And now Dear Readers, we come to our third installment of “The Titanic Era” and I want to thank you all for enduring my somewhat lengthy posts regarding the evolution of fashion from 1900 through 1912. I will admit that perhaps I restated the obvious a bit but I also believe that it never hurts to get an idea of the proverbial “big picture” and how one tragic, yet fascinating episode of history fits in.
In many ways, the sinking of the RMS Titanic was a microcosm of both the good and not-so-good elements characteristic of the era from 1900 to the outbreak of the First World War in 1914. To many, it represented beauty, decadence, and opulence perched on the brink of disaster and a preview of the social, economic, and political forces that were to be unleashed by that war, a war that ultimately saw an almost near-complete rearrangement of the political, economic, and social landscape of Europe, then the center of the Western World. So profound were the effects of the First World War, that its effects are still felt today in 2015.
Of course, much of the above observations are neither new or original on our part; commentators were saying much of the same back in the early 20th Century, some almost as soon as the first survivors were arriving in New York on board the RMS Carpathia on April 18, 1912, some three days after the disaster. However, this is still thought provoking and holds a fascination up to this day.
One of the primary manifestations of this era of opulence was in its fashions and this in turn has been a constant feature in the numerous dramatic films and documentaries that have been turned out over the years. Watching a compelling story about an historical event is fascinating in that one is viewing the past being brought back to life and costume plays a key role in this. Done correctly, it can enhance the experience immeasurably; done wrong, it can seriously compromise a production (of course, in some cases the best wardrobe/costuming in the world can’t save a production from a poor script and/or poor direction).
Now, one movie that does an excellent job of production design and wardrobe/costuming is Titanic that came out in 1997. Starring Leonard DiCaprio and Kate Winslett, this movie works the disaster angle by way of an Romeo and Juliet type of story of mismatched lovers from two vastly different social classes. The plot itself is somewhat improbable with the characters acting more like people of the 1990s than the 1912. Also, it demonstrates an almost complete lack of understanding of social classes during the period and relies on the usual modern day stereotypes to move the story along. In the end, it borders on a schmaltzy sentimentality approaches the simply irritating. But, as with all things, you be the judge. 🙂
All right, now that I’ve savaged the movie’s plot, let’s move on to one of the movie’s best aspect: the costuming. The costumes were designed by Deborah L. Scott and she won an Academy Award for Best Costume Design in 1997 for her work on Titanic.
Starting with day wear, the most notable dress is, of course, the “boarding dress” which Rose, the main female lead, wears when she boards the RMS Titanic early in the movie:
In comparing the original dress with the movie version, one can see that they both use the stripes on the fabric to emphasize the vertical lines of the dress. The silhouette is decidedly slender and tubular, its shape being created by the draping of the fabric itself. There is little hint of a corset or any other structural underpinnings (although there is little doubt that there was a corset present, at least on the model wearing the 1912 dress).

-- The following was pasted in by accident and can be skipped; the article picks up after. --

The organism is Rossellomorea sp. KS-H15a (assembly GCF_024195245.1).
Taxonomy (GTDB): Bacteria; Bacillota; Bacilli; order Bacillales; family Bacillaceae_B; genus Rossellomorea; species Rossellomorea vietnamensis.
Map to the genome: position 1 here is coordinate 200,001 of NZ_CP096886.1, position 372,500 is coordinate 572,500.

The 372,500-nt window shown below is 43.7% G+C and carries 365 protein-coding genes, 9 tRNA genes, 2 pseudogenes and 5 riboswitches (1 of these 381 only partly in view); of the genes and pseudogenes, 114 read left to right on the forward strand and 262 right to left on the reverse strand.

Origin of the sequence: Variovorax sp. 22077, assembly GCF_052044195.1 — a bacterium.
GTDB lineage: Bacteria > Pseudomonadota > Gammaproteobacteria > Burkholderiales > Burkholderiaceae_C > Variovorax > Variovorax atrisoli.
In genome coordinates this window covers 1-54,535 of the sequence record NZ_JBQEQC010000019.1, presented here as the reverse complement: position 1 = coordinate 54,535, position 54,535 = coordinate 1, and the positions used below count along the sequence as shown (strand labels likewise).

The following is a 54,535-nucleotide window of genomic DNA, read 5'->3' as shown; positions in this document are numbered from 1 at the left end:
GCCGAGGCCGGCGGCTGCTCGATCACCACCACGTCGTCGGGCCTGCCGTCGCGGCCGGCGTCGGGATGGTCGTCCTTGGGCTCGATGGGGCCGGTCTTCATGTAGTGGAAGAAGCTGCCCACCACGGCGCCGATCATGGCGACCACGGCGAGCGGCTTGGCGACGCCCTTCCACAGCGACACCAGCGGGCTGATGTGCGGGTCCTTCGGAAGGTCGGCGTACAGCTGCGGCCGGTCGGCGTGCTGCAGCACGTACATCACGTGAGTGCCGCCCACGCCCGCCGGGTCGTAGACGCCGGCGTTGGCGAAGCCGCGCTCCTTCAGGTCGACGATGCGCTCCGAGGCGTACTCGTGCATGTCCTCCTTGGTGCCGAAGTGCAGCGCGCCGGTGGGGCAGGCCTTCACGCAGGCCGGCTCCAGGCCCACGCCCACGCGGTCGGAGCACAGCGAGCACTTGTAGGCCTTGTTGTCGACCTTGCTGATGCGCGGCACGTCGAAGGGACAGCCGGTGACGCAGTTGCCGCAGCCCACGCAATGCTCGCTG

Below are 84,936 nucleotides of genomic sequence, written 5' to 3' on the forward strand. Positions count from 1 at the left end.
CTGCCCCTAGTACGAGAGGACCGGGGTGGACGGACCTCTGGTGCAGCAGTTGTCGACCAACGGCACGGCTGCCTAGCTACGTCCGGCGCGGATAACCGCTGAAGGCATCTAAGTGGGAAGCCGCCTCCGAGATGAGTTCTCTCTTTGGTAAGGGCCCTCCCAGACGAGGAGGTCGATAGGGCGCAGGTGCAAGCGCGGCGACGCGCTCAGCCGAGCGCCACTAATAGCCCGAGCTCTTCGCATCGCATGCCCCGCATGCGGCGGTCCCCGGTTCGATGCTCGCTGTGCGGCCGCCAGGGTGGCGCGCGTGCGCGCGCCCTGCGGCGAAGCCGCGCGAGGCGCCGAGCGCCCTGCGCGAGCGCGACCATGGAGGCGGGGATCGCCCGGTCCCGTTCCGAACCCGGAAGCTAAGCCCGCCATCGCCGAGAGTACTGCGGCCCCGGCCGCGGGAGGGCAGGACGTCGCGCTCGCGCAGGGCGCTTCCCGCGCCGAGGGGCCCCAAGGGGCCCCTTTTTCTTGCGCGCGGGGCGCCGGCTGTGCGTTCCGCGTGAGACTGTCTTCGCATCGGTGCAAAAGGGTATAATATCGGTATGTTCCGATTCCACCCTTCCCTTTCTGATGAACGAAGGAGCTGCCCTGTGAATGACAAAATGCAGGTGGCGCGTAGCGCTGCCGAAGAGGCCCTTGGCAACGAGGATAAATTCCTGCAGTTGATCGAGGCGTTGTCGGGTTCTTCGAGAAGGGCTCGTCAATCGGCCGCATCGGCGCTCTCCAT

What is also striking is that both dresses not only utilize vertical stripes, but that they’re also integrated with horizontal stripes on the front of the jacket and each set of stripes intersects at a precise 90 degree angle. Also, to add further accent, large buttons are used. Interestingly enough, the buttons used on the movie dress are significantly smaller than those on the original. Finally, the one major difference between the two dresses is that the 1912 dress is also fur-trimmed on the cuffs and around the neck which gives the dress a more heavy look/feel- basically it’s a winter day dress. The movie version reads much lighter and as such, I think it just works better.
Both dresses are geometrical with their use of precise lines but the 1912 version works better because the lines are more wide and well defined. The lines on the movie version almost wash out, depending on the light. When I viewed this dress in person at the Hollywood Costume Exhibit, the lighting was very dark with bright spotlights illuminating the garments. Under the harsh light, the striped lines on the dress were somewhat washed out and when viewed from more than a few feet away, they disappeared. In the end, I do not believe that it affects the overall effect but it’s still interesting to note (plus it really detracted from the overall exhibition).
Finally, it’s interesting that the designer chose to use a dark purple velvet to highlight the lapels and the collar. In the absence of the dark fur trim, some sort of dark accent is needed and highlighting the lapels and collar was a good design choice; they help to offset the thin lines in that and the eye tends to be drawn to them rather than the lines.
In terms of style, the boarding dress definitely captures the fashion trends that were going on at the time, especially in terms of the silhouette. The only quibble there might be is with the exaggerated bow on the hat but it’s not a deal-breaker by any means. Overall, it definitely captures a moment in time.
In the next installment, we’ll look at some more of the wardrobe from Titanic how it fits into fashion during the years from 1900 to 1912.
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